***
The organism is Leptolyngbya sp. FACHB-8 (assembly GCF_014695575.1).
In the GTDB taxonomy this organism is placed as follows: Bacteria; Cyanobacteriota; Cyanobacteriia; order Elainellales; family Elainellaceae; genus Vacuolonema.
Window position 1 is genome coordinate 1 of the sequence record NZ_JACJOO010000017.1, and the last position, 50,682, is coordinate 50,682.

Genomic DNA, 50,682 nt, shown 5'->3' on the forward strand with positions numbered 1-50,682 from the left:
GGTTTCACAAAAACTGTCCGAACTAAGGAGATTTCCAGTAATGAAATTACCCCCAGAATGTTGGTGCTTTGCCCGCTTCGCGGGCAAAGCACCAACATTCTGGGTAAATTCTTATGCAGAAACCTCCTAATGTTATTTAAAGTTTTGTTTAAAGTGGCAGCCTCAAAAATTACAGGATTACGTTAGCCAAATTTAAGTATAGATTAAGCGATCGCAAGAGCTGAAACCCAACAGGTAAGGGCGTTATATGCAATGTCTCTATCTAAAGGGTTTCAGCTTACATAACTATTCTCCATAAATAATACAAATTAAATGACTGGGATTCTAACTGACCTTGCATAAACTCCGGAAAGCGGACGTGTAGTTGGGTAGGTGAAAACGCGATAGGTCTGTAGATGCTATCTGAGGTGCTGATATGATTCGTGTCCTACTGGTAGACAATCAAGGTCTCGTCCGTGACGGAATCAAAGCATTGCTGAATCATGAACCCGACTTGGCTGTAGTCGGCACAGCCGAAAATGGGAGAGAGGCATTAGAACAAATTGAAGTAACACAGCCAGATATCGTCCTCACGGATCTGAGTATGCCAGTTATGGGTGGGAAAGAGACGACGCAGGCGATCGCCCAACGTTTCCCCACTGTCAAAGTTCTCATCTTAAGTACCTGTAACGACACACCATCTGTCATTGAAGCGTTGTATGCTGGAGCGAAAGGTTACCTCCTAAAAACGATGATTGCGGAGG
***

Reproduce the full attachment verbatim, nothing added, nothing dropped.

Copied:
The organism is Leptolyngbya sp. FACHB-8 (assembly GCF_014695575.1).
In the GTDB taxonomy this organism is placed as follows: Bacteria; Cyanobacteriota; Cyanobacteriia; order Elainellales; family Elainellaceae; genus Vacuolonema.
Window position 1 is genome coordinate 1 of the sequence record NZ_JACJOO010000017.1, and the last position, 50,682, is coordinate 50,682.

Genomic DNA, 50,682 nt, shown 5'->3' on the forward strand with positions numbered 1-50,682 from the left:
GGTTTCACAAAAACTGTCCGAACTAAGGAGATTTCCAGTAATGAAATTACCCCCAGAATGTTGGTGCTTTGCCCGCTTCGCGGGCAAAGCACCAACATTCTGGGTAAATTCTTATGCAGAAACCTCCTAATGTTATTTAAAGTTTTGTTTAAAGTGGCAGCCTCAAAAATTACAGGATTACGTTAGCCAAATTTAAGTATAGATTAAGCGATCGCAAGAGCTGAAACCCAACAGGTAAGGGCGTTATATGCAATGTCTCTATCTAAAGGGTTTCAGCTTACATAACTATTCTCCATAAATAATACAAATTAAATGACTGGGATTCTAACTGACCTTGCATAAACTCCGGAAAGCGGACGTGTAGTTGGGTAGGTGAAAACGCGATAGGTCTGTAGATGCTATCTGAGGTGCTGATATGATTCGTGTCCTACTGGTAGACAATCAAGGTCTCGTCCGTGACGGAATCAAAGCATTGCTGAATCATGAACCCGACTTGGCTGTAGTCGGCACAGCCGAAAATGGGAGAGAGGCATTAGAACAAATTGAAGTAACACAGCCAGATATCGTCCTCACGGATCTGAGTATGCCAGTTATGGGTGGGAAAGAGACGACGCAGGCGATCGCCCAACGTTTCCCCACTGTCAAAGTTCTCATCTTAAGTACCTGTAACGACACACCATCTGTCATTGAAGCGTTGTATGCTGGAGCGAAAGGTTACCTCCTAAAAACGATGATTGCGGAGG